There is little question that Calipari is a dynamic coach, though questions about alleged improprieties at both Massachusetts and Memphis would have dogged him in the Triangle. However, the last thing NC State wants is a coach who is troubled by the presence of "K" and "Roy." The program needs a fiery, passionate, driven leader who will see his corner of the hoops triangle as territory he'll need to fight for, gain—and protect. He needs to view his established peers as challengers, not obstacles to success. So who will seize the reins and fill that description? Will it be a demonstrative sideline worker such as Villanova's Jay Wright or Texas A&M's Billy Gillespie? Will it be an experienced, respected tactician such as George Mason's Jim Larranaga or former Stanford coach and current Golden State Warriors head man Mike Montgomery? Will it be an outgoing personality like former UCLA coach and current television analyst Steve Lavin? Will it be another Final Four participant like LSU's John Brady? Will it be a fast-rising coach such as Miami's Frank Haith? Will it be a darkhorse candidate like Kentucky's Tubby Smith or West Virginia's Jim Beilein? Moreover, would a top-tier coach such as Wright or Smith accept a job that comes with the widespread acceptance that they were no better than the third choice for the position?
There are as many questions as candidates, and Wolfpack fans continue to wear out their keyboards and test their "Refresh" buttons in search of any tidbit of news, any indication of leaning, any hint of a rumor. They are eager for a coach who will come out swinging, ready to claim turf on Tobacco Road and send a message to everyone who will listen—and even those who won't want to believe—that the Pack is a national player again. They won't settle for a head man who will back down from the competition or struggle with embracing NC State's past. Raleigh-based Pioneer Strategies considered that to be one of Sendek's problems at State. "Herb Sendek realized that the ghosts and shadows would haunt him as long as he remained the head coach at NC State, and he made the decision that he believed was in the best interests of his family."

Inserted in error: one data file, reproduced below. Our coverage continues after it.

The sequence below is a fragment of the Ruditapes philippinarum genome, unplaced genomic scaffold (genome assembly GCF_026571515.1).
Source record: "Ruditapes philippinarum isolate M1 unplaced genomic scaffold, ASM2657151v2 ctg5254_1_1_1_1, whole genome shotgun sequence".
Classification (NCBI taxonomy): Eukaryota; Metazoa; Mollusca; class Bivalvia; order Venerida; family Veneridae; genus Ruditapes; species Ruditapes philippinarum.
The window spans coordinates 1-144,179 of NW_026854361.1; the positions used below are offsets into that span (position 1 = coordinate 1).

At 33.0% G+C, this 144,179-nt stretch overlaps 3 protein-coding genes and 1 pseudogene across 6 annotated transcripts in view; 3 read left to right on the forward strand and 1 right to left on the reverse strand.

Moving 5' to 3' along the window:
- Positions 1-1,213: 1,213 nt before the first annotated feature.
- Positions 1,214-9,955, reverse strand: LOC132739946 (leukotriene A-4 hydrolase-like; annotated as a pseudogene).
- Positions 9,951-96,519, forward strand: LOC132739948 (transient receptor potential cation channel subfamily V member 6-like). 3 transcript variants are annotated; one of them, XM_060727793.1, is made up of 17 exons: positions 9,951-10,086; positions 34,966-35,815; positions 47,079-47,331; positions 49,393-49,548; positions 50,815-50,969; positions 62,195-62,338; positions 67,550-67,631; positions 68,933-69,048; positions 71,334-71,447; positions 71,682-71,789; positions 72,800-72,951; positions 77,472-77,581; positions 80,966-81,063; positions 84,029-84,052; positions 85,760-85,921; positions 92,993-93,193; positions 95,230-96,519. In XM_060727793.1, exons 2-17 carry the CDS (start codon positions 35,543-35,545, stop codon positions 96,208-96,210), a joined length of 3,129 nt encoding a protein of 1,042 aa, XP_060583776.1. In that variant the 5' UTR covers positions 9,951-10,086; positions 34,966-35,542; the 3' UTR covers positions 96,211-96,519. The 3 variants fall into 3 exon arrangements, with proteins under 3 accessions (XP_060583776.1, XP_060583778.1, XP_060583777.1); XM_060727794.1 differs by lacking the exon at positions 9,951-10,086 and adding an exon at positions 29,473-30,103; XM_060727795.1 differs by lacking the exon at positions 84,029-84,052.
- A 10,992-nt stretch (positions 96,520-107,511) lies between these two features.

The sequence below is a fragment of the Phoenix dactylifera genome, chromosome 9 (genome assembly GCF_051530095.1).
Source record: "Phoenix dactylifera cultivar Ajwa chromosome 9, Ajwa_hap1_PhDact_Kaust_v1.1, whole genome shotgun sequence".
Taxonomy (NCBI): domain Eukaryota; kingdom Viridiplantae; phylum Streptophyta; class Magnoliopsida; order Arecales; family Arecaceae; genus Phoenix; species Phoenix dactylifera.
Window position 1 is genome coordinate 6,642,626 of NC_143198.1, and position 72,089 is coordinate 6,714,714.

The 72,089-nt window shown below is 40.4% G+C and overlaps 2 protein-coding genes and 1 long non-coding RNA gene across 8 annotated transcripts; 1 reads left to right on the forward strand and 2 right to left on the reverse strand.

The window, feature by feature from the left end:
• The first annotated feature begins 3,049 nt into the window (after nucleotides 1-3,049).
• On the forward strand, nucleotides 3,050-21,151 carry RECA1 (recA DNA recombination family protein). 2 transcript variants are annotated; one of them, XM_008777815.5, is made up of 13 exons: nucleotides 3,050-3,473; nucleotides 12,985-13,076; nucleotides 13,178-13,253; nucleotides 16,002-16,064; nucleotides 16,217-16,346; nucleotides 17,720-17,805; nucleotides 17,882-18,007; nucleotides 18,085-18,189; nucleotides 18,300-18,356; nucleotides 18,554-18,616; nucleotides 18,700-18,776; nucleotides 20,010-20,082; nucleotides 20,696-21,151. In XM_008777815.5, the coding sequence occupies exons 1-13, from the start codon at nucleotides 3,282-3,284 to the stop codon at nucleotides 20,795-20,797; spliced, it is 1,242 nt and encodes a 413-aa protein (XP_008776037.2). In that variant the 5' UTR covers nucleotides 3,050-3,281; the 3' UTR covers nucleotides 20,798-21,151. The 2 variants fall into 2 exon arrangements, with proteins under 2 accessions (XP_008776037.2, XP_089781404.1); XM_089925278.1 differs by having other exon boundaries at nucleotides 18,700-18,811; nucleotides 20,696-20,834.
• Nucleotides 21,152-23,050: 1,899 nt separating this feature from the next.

The true Pack faithful tip their hats to Sendek, thank him for his hard work and wish him well in the desert. Yet they bristle with anticipation in turning their attention to the cloud of dust that announces the arrival of the next NC State driver on Tobacco Road. Who will emerge from that swirling tornado of confusion? It remains too early to say. But at the very least, Wolfpack Nation has spoken loud and clear, making it well-known that State remains a proud basketball school with lofty expectations—and a powerful desire to welcome a uniting, brave coach to throw its considerable weight behind as the Pack continues its climb up the national ladder.